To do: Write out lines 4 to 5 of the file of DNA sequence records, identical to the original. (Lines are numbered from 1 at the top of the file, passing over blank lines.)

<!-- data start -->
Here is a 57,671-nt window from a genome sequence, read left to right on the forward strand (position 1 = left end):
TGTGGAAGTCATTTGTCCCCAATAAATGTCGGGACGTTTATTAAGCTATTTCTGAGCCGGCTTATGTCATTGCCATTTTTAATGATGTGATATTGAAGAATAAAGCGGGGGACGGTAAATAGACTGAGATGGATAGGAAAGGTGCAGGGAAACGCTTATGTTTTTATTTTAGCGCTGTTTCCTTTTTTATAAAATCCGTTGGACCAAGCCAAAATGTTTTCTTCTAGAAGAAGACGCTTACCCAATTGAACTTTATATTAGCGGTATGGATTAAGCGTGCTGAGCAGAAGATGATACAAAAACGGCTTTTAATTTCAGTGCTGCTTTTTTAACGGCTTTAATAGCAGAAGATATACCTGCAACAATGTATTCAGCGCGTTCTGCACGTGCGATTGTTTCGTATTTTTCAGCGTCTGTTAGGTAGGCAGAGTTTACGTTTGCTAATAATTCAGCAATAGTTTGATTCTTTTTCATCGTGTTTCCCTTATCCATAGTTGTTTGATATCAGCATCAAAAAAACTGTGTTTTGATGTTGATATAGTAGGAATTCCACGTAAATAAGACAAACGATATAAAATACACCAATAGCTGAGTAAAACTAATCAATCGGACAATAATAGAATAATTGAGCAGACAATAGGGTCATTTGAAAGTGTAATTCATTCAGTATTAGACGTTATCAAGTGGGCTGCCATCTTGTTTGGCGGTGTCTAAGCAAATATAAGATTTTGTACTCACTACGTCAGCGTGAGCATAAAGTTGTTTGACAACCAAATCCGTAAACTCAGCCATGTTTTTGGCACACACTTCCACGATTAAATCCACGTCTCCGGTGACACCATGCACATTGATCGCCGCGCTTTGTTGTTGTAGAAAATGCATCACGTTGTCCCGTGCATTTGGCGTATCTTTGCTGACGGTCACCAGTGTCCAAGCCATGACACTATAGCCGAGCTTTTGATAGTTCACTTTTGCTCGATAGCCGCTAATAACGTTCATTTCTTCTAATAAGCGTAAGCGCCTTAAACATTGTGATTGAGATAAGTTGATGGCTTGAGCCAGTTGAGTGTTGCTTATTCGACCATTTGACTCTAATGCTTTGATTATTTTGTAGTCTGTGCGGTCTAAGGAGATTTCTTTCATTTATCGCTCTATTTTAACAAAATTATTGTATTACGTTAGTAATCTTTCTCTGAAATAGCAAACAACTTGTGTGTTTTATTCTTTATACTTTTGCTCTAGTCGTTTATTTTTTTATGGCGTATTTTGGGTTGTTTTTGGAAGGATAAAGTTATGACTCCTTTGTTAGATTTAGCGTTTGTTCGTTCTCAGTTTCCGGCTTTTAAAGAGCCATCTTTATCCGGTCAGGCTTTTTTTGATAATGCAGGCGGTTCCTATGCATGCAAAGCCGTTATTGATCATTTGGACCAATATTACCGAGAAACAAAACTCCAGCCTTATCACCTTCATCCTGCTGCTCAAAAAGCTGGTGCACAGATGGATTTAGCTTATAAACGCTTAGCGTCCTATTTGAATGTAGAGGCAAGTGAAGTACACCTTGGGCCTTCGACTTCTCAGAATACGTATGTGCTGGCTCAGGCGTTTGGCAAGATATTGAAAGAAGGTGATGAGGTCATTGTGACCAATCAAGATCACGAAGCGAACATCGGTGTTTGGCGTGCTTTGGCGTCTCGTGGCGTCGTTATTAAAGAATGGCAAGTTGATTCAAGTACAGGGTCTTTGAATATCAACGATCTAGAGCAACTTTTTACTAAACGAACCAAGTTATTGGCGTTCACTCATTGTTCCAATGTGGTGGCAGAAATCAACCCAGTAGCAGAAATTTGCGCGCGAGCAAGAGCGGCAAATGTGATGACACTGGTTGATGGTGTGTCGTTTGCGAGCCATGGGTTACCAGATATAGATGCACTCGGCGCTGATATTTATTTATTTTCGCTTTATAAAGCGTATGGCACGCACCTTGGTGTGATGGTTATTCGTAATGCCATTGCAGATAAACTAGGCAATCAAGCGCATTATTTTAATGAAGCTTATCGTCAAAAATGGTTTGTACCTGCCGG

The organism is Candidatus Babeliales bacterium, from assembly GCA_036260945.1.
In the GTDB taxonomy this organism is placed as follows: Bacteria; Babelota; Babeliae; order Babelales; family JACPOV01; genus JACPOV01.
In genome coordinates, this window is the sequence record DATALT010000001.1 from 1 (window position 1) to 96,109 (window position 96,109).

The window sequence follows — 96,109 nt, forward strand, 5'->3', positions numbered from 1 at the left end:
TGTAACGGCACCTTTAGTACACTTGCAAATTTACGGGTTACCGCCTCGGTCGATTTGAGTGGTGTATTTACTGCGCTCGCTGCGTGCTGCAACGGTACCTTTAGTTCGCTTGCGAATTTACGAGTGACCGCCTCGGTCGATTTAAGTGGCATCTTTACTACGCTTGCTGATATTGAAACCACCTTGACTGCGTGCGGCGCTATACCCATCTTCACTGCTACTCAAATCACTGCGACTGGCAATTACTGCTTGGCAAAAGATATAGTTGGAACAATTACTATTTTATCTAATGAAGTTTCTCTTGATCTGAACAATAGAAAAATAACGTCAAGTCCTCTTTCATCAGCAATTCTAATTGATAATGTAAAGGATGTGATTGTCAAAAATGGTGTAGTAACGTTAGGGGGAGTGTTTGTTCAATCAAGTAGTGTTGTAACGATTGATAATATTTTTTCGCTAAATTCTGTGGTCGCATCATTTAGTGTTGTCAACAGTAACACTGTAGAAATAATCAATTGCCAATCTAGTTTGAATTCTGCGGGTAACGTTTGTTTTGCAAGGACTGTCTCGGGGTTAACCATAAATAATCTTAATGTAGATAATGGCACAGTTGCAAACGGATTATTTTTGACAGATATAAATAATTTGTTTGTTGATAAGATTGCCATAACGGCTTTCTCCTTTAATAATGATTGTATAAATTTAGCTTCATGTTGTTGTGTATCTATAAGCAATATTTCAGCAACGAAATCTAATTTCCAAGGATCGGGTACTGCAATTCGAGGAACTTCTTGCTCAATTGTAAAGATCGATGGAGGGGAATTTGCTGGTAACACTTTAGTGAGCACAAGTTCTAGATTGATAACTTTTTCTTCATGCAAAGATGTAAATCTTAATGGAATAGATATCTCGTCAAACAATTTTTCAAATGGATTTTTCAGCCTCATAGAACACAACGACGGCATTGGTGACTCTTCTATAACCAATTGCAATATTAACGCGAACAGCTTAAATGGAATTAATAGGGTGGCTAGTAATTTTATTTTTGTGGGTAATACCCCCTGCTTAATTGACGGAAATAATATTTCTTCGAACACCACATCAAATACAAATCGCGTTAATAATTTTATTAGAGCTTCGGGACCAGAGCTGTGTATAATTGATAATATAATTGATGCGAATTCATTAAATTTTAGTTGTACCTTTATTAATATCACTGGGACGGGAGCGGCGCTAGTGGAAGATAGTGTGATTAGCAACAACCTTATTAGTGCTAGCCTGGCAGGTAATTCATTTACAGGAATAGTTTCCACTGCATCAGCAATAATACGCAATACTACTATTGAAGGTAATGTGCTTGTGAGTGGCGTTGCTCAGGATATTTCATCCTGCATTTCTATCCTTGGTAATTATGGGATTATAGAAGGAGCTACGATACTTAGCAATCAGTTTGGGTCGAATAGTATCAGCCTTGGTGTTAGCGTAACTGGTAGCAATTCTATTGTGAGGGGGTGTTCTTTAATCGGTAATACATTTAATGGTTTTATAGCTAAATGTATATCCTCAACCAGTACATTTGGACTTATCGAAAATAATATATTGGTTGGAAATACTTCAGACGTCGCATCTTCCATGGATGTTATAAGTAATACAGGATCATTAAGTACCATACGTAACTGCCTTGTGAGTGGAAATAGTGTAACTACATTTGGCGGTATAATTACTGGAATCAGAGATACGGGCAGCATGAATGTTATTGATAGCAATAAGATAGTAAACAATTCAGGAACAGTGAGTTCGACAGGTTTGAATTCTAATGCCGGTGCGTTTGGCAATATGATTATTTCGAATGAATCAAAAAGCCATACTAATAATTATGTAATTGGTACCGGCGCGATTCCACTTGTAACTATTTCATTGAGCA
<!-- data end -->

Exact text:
In the GTDB taxonomy this organism is placed as follows: Bacteria; Babelota; Babeliae; order Babelales; family JACPOV01; genus JACPOV01.
In genome coordinates, this window is the sequence record DATALT010000001.1 from 1 (window position 1) to 96,109 (window position 96,109).